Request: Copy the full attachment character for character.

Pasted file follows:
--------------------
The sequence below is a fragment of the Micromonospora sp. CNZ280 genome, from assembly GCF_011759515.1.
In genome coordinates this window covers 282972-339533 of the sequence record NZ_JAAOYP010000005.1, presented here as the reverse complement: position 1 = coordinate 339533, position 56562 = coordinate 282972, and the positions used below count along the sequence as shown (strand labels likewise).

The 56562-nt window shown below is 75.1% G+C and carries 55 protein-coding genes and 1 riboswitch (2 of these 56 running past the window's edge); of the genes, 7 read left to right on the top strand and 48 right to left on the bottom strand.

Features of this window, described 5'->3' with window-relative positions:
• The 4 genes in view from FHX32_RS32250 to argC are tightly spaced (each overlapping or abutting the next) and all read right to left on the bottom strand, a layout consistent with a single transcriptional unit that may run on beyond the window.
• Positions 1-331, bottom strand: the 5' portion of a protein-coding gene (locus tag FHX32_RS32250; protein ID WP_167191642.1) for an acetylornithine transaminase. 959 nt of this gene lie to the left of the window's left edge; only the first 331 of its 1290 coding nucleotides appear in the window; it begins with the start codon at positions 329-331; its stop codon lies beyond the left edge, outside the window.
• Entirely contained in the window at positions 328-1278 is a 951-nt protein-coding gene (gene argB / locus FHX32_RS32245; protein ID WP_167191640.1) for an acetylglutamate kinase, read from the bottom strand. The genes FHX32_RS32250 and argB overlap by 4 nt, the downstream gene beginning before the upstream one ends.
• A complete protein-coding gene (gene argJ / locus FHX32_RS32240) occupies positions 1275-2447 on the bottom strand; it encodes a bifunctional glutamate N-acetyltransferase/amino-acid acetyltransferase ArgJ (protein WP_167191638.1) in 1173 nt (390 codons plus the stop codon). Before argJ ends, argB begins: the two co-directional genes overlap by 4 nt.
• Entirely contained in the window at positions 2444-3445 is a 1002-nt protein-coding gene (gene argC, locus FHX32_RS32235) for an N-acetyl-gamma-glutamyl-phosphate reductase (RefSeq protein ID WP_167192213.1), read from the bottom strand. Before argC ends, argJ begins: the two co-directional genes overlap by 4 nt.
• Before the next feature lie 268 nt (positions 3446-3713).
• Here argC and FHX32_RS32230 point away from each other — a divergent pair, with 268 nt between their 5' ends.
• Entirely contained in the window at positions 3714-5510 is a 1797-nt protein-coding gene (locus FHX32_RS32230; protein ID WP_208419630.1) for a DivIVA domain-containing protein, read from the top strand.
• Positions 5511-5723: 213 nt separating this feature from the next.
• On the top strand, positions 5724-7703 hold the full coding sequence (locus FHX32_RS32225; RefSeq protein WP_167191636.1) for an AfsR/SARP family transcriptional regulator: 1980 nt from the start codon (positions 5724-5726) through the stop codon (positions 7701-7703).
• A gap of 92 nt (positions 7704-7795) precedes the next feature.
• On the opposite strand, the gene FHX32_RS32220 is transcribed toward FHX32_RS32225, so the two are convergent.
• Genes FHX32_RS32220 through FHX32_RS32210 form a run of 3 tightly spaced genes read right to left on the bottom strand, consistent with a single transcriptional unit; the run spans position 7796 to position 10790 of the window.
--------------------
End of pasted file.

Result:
The sequence below is a fragment of the Micromonospora sp. CNZ280 genome, from assembly GCF_011759515.1.
In genome coordinates this window covers 282972-339533 of the sequence record NZ_JAAOYP010000005.1, presented here as the reverse complement: position 1 = coordinate 339533, position 56562 = coordinate 282972, and the positions used below count along the sequence as shown (strand labels likewise).

The 56562-nt window shown below is 75.1% G+C and carries 55 protein-coding genes and 1 riboswitch (2 of these 56 running past the window's edge); of the genes, 7 read left to right on the top strand and 48 right to left on the bottom strand.

Features of this window, described 5'->3' with window-relative positions:
• The 4 genes in view from FHX32_RS32250 to argC are tightly spaced (each overlapping or abutting the next) and all read right to left on the bottom strand, a layout consistent with a single transcriptional unit that may run on beyond the window.
• Positions 1-331, bottom strand: the 5' portion of a protein-coding gene (locus tag FHX32_RS32250; protein ID WP_167191642.1) for an acetylornithine transaminase. 959 nt of this gene lie to the left of the window's left edge; only the first 331 of its 1290 coding nucleotides appear in the window; it begins with the start codon at positions 329-331; its stop codon lies beyond the left edge, outside the window.
• Entirely contained in the window at positions 328-1278 is a 951-nt protein-coding gene (gene argB / locus FHX32_RS32245; protein ID WP_167191640.1) for an acetylglutamate kinase, read from the bottom strand. The genes FHX32_RS32250 and argB overlap by 4 nt, the downstream gene beginning before the upstream one ends.
• A complete protein-coding gene (gene argJ / locus FHX32_RS32240) occupies positions 1275-2447 on the bottom strand; it encodes a bifunctional glutamate N-acetyltransferase/amino-acid acetyltransferase ArgJ (protein WP_167191638.1) in 1173 nt (390 codons plus the stop codon). Before argJ ends, argB begins: the two co-directional genes overlap by 4 nt.
• Entirely contained in the window at positions 2444-3445 is a 1002-nt protein-coding gene (gene argC, locus FHX32_RS32235) for an N-acetyl-gamma-glutamyl-phosphate reductase (RefSeq protein ID WP_167192213.1), read from the bottom strand. Before argC ends, argJ begins: the two co-directional genes overlap by 4 nt.
• Before the next feature lie 268 nt (positions 3446-3713).
• Here argC and FHX32_RS32230 point away from each other — a divergent pair, with 268 nt between their 5' ends.
• Entirely contained in the window at positions 3714-5510 is a 1797-nt protein-coding gene (locus FHX32_RS32230; protein ID WP_208419630.1) for a DivIVA domain-containing protein, read from the top strand.
• Positions 5511-5723: 213 nt separating this feature from the next.
• On the top strand, positions 5724-7703 hold the full coding sequence (locus FHX32_RS32225; RefSeq protein WP_167191636.1) for an AfsR/SARP family transcriptional regulator: 1980 nt from the start codon (positions 5724-5726) through the stop codon (positions 7701-7703).
• A gap of 92 nt (positions 7704-7795) precedes the next feature.
• On the opposite strand, the gene FHX32_RS32220 is transcribed toward FHX32_RS32225, so the two are convergent.
• Genes FHX32_RS32220 through FHX32_RS32210 form a run of 3 tightly spaced genes read right to left on the bottom strand, consistent with a single transcriptional unit; the run spans position 7796 to position 10790 of the window.